The budget process forces us to establish priorities — and clearly President Bush’s FY’ 04 budget to Congress places the war on terrorism as international broadcasting’s top priority.
Thirty million dollars in start-up funds for an Arabic-language satellite television network represents an important step toward reaching the people in the Arab world with accurate news and the message of freedom and democracy.
Communicating directly with the world’s most populous Muslim state, Indonesia, makes the same good strategic sense. The budget will also allow us to expand audience development there, and in strategically placed countries where we will be placing programs on local stations and broadcasts on the channels our audiences use and move beyond shortwave technology.
Considering the economic climate of the times, international broadcasting fared well in terms of the FY’ 04 budget request. The President is asking for an appropriation of $563.5 million — a 9.5 percent increase over our FY’ 03 request.
The landscape of U.S. international broadcasting was not left unchanged by the budget process. The budget means an end to most Voice of America (VOA) and Radio Free Europe/Radio Liberty (RFE/RL) broadcasting to the democracies of Eastern Europe where free speech is practiced and where the process of joining the NATO alliance is under way. The closing of these services, whose employees have so gallantly served the cause of freedom, will bring a moment of sadness to many of us who saw victory in the Cold War as a direct result of these radios. But we should remember at the same time that the goal these services struggled and sacrificed for has been achieved, and they should take great pride in the role they played in this historic mission.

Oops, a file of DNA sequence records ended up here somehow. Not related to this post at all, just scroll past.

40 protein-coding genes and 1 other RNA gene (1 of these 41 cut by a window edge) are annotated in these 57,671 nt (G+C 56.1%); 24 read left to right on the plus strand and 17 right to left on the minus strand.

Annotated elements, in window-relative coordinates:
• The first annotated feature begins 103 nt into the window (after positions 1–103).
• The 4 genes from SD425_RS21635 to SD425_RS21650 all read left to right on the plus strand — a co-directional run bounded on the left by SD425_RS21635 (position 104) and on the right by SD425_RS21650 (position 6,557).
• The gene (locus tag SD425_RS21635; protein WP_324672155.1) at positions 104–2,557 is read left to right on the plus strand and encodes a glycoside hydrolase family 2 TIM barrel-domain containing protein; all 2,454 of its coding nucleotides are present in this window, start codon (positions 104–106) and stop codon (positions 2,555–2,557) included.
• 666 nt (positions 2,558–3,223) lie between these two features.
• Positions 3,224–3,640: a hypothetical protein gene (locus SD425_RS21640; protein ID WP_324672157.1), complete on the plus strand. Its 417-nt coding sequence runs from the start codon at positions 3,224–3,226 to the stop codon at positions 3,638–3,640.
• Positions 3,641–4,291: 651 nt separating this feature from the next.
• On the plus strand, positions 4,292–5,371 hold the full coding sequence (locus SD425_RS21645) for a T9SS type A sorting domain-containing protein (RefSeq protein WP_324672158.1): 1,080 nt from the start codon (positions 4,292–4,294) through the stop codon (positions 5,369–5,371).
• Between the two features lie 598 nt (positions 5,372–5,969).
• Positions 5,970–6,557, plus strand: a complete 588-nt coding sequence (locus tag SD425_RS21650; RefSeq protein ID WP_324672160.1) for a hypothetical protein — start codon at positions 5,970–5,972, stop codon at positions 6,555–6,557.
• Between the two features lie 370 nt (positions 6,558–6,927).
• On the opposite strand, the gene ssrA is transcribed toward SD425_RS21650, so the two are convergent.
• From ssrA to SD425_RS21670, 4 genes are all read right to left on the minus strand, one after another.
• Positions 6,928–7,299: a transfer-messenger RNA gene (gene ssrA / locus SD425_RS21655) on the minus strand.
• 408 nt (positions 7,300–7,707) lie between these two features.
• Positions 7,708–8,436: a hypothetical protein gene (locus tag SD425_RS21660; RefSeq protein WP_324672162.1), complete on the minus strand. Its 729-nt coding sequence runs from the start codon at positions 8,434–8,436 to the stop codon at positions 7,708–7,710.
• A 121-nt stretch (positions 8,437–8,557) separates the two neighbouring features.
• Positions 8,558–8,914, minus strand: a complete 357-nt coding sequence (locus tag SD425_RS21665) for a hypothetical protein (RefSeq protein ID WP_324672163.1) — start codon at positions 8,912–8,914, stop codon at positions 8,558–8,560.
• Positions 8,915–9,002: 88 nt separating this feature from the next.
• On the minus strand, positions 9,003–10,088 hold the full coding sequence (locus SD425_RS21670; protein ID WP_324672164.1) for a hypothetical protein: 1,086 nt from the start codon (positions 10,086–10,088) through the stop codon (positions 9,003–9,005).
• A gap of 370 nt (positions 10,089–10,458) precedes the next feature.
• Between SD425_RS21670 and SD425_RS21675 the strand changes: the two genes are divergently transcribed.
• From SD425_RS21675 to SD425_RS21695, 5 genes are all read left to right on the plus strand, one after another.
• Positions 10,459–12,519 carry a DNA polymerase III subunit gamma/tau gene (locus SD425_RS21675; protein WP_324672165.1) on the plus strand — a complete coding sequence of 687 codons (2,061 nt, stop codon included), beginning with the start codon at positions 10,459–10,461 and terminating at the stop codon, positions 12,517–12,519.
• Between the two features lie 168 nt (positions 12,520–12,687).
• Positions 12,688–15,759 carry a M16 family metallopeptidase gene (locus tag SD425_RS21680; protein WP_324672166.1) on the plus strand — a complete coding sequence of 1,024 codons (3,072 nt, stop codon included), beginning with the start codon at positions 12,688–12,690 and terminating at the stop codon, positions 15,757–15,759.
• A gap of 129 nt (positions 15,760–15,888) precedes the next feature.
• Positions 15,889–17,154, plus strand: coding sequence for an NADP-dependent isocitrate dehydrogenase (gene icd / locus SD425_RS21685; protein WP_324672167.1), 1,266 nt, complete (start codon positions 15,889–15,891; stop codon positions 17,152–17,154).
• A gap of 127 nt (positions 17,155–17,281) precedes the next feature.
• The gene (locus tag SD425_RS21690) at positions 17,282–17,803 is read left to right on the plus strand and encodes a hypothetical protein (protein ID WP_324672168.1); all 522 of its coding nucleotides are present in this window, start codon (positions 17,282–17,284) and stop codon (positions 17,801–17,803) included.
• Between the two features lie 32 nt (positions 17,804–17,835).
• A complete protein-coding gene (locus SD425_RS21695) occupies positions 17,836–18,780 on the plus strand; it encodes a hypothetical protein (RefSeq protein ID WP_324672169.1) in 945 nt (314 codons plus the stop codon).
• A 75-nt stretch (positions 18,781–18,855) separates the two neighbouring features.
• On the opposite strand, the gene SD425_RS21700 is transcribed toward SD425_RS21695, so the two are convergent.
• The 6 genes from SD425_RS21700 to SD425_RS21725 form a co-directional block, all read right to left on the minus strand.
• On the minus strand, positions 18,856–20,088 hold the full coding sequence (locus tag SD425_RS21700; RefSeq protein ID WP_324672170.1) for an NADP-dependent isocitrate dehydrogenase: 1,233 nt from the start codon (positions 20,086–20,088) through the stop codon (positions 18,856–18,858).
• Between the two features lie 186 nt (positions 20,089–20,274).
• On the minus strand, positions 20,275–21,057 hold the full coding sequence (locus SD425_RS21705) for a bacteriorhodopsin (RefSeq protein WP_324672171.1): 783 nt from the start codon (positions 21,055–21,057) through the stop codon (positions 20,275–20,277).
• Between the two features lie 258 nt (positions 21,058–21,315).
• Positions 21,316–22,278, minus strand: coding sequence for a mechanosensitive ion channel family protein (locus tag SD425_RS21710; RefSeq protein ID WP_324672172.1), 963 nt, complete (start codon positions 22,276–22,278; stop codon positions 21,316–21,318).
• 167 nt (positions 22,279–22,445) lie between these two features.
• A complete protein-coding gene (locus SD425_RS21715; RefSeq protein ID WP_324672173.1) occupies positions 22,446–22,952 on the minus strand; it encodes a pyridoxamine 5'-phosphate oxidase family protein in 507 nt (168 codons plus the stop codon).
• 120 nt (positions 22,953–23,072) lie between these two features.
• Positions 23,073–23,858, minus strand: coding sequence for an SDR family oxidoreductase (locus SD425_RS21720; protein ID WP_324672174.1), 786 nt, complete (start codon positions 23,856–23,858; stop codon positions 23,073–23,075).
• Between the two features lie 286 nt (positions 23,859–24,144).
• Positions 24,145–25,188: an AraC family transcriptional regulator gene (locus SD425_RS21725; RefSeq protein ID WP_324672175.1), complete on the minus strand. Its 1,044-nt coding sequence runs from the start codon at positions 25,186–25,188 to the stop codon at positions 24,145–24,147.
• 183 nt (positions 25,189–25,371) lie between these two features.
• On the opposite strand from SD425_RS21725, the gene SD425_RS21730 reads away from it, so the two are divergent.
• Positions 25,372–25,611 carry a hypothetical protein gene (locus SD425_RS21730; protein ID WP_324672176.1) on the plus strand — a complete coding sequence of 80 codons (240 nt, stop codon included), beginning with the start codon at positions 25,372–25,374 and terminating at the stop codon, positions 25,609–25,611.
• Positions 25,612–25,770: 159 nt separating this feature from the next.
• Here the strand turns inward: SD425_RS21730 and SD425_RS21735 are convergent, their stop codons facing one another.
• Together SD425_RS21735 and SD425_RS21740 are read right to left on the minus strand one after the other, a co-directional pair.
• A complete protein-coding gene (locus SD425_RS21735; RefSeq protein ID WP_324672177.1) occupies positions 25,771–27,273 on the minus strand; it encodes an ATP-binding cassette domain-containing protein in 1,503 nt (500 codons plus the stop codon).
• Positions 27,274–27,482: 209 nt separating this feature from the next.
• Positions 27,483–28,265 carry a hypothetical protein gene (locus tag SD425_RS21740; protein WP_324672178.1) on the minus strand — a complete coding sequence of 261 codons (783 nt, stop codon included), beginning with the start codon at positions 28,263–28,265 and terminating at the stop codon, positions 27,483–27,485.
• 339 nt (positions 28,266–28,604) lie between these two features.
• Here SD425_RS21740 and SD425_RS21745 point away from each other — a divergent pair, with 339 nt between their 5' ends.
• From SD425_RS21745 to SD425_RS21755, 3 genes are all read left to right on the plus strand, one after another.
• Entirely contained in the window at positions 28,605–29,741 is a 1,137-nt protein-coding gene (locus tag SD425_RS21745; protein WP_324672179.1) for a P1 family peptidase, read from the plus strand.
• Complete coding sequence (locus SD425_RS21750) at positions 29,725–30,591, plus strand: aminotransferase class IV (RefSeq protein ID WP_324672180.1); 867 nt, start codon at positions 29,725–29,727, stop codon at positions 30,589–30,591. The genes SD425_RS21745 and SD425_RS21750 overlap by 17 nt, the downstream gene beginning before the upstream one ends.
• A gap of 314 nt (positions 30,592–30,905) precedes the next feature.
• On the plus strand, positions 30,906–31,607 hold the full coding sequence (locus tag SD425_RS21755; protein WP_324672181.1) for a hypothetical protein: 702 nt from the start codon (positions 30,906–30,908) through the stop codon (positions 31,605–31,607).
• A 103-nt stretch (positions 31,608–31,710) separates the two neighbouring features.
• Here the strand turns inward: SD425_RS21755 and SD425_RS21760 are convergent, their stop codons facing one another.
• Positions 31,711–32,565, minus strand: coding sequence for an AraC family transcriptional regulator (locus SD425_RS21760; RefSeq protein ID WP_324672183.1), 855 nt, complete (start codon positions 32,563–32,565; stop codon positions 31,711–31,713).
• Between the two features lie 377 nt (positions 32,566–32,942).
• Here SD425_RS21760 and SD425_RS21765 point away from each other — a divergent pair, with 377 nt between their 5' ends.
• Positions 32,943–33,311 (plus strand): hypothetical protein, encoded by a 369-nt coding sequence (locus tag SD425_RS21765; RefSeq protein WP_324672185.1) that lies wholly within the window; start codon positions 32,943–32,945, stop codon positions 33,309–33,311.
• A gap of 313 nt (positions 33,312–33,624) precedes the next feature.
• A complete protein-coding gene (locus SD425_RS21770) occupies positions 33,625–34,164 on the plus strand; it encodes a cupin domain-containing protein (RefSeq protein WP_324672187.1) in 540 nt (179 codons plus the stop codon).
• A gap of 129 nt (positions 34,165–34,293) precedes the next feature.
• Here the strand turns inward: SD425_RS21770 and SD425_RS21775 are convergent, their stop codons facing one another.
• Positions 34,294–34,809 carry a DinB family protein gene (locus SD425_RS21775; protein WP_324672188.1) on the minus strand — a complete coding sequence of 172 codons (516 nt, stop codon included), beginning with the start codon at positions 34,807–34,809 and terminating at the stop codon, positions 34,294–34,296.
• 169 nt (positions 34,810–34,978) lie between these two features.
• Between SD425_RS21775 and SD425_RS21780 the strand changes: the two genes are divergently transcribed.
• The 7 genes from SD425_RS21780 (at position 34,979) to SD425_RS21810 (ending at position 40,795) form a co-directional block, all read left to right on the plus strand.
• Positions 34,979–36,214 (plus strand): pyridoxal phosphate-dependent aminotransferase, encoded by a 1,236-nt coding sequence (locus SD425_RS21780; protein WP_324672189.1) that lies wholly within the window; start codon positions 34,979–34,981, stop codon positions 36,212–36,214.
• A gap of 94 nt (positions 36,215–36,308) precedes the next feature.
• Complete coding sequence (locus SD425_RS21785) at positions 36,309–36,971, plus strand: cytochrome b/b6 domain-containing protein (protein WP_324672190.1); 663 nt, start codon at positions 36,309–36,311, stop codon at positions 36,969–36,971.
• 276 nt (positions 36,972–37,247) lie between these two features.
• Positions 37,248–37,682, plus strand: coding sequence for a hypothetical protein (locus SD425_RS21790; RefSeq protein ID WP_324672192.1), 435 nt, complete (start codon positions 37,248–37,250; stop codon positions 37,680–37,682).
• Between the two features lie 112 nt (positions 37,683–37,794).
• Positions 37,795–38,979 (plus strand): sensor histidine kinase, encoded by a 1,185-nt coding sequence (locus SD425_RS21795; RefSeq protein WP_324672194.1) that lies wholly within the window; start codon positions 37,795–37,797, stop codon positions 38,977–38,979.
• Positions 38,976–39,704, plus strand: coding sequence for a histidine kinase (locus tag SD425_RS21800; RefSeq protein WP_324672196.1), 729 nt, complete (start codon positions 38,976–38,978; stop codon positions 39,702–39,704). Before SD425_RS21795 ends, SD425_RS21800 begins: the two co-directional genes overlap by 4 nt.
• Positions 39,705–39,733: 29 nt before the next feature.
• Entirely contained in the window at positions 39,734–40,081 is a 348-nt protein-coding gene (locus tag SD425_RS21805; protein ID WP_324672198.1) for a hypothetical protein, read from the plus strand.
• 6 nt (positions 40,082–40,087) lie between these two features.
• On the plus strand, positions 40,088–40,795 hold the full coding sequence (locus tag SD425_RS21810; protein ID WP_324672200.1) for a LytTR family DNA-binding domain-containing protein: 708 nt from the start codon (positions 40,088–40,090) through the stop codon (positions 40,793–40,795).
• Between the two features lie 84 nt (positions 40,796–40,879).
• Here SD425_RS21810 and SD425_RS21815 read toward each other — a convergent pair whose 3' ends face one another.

The budget will also require that we reduce spending in non-broadcasting areas. A 5 percent, or $3.9 million, reduction in management will result in administrative streamlining and cost reductions throughout the agency.
The total loss of 36 positions for VOA and 46 positions for RFE/RL, as well as 16 positions in IBB and administrative positions in RFE/RL, will be accomplished, where possible, by retirements, reassignments, and abolishing vacant positions. Unfortunately, it appears we also will face reduction-in-force to achieve these budget goals.
It is always difficult to accept significant change. September 11, 2001, changed the way we must approach international broadcasting — and the President’s budget reflects that change. This institution’s task now is to draw upon our previous success in the Cold War, to go forward with the new war of ideas as we offer democracy, tolerance, and self-government as the positive alternative to tyranny, fanaticism, and terror.
An extraordinary challenge lies ahead.